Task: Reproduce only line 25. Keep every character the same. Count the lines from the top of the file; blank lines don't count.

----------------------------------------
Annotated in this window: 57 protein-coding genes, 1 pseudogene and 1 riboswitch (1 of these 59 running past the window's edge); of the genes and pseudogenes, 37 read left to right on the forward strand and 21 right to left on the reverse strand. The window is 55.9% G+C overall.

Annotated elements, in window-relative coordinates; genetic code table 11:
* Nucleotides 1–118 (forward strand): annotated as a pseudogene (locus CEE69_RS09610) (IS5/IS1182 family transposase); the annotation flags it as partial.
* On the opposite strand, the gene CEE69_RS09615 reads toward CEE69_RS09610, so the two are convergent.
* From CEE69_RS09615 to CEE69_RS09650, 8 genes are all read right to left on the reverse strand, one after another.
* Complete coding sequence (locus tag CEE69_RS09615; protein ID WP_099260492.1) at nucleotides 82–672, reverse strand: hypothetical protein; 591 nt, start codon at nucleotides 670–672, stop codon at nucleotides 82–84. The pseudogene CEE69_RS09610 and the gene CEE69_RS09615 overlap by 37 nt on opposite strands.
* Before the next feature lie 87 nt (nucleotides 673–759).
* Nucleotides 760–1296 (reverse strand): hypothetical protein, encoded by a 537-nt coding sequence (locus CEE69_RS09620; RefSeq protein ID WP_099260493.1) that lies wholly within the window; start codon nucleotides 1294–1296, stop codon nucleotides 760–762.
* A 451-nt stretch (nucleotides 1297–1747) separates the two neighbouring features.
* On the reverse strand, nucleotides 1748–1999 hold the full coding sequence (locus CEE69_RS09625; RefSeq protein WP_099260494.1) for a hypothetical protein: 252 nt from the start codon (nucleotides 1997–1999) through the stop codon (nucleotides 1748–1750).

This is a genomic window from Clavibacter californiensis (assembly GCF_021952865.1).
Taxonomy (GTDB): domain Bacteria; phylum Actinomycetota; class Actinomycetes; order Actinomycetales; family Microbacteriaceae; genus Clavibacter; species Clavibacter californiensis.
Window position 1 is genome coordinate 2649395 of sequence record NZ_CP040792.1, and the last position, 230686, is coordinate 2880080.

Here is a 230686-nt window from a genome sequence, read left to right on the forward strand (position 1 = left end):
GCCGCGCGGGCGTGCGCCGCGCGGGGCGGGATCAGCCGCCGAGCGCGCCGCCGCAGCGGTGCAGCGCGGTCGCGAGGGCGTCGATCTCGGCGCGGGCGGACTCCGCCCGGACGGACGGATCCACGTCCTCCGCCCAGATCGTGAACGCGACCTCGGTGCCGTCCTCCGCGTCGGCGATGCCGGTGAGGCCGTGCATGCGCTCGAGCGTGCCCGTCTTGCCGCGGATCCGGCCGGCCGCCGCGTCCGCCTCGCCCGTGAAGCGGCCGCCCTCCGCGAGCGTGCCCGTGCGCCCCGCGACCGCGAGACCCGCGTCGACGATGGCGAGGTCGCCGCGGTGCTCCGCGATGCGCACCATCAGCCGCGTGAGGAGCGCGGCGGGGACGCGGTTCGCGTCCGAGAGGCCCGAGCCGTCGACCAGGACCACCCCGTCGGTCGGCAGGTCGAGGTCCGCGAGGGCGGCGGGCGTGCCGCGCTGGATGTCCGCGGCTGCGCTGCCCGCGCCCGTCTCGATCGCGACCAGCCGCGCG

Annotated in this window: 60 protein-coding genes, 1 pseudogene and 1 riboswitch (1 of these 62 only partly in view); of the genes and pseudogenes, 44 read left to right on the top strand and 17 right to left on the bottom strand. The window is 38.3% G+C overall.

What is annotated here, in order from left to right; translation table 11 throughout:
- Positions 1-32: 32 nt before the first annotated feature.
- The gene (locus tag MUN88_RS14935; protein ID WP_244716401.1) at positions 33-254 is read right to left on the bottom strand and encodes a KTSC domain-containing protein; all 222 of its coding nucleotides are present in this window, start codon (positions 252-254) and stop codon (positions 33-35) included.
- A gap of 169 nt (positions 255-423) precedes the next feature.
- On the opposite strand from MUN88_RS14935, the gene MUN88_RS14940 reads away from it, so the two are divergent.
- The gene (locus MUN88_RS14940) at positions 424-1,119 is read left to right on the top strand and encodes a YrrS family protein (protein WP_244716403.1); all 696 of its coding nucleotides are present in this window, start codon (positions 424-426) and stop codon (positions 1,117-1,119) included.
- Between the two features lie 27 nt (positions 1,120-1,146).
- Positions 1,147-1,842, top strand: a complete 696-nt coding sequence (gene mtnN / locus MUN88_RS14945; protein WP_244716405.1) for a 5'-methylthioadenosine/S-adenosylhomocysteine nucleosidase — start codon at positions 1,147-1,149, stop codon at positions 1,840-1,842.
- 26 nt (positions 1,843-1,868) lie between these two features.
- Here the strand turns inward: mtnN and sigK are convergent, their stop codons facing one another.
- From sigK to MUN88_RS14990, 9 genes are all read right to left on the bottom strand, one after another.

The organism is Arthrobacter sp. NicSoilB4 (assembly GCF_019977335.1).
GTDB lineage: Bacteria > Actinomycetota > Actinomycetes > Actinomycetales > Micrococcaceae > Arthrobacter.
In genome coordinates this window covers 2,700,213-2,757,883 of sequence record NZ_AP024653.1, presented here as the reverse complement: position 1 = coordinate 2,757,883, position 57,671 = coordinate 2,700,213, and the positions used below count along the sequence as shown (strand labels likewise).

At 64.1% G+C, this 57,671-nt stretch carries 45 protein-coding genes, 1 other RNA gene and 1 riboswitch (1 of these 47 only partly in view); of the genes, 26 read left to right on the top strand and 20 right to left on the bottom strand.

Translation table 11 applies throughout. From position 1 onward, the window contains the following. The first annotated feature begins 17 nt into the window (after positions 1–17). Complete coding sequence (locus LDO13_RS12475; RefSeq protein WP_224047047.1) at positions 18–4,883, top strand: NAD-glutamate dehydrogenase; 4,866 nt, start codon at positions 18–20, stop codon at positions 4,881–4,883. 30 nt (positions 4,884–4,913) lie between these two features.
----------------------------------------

- 26 nt (positions 1,843-1,868) lie between these two features.